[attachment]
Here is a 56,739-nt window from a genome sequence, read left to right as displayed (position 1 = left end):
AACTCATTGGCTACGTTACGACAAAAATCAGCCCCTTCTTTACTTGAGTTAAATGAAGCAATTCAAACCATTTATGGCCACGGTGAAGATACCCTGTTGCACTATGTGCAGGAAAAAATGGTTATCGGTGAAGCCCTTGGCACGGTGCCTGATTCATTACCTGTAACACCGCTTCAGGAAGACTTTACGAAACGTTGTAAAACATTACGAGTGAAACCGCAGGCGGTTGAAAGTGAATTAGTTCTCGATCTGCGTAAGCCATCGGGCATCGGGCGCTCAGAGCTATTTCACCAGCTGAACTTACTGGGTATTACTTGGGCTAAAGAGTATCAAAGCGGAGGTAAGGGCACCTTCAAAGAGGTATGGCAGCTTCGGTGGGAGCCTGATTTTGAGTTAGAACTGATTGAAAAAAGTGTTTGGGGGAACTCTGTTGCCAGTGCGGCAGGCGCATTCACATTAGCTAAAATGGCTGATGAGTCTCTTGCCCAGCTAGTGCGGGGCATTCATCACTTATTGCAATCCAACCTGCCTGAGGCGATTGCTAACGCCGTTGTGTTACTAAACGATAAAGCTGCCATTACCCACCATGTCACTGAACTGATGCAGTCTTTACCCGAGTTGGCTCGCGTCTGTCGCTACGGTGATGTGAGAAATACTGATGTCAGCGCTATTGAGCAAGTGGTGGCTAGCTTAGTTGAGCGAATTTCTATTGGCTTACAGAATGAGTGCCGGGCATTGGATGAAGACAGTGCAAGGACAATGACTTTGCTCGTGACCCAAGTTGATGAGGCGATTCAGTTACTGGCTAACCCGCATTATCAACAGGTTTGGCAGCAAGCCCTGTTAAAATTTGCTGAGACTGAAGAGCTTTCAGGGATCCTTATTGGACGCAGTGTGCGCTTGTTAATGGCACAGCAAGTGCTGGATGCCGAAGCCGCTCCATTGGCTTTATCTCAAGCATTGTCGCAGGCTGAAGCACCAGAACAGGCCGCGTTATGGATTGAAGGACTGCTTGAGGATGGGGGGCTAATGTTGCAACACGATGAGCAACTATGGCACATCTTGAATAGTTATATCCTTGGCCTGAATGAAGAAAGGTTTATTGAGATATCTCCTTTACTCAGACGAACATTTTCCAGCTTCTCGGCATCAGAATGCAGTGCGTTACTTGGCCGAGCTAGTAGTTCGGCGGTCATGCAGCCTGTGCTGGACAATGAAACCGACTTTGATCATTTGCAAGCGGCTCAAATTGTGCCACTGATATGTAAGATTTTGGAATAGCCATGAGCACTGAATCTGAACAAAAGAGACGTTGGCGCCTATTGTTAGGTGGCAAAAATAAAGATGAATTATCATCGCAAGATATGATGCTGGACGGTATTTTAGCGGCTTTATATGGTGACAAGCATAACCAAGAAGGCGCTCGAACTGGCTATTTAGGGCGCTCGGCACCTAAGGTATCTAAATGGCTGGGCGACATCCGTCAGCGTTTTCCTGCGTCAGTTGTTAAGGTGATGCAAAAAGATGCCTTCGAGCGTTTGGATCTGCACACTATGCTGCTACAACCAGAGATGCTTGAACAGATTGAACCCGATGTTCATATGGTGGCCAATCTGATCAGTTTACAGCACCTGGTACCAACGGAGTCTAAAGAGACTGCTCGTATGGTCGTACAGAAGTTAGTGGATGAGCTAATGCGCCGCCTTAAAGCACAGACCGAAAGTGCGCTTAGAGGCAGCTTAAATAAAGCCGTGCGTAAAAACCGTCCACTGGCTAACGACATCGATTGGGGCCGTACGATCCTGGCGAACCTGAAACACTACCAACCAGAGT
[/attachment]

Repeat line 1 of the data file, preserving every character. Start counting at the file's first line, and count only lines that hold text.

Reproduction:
Here is a 56,739-nt window from a genome sequence, read left to right as displayed (position 1 = left end):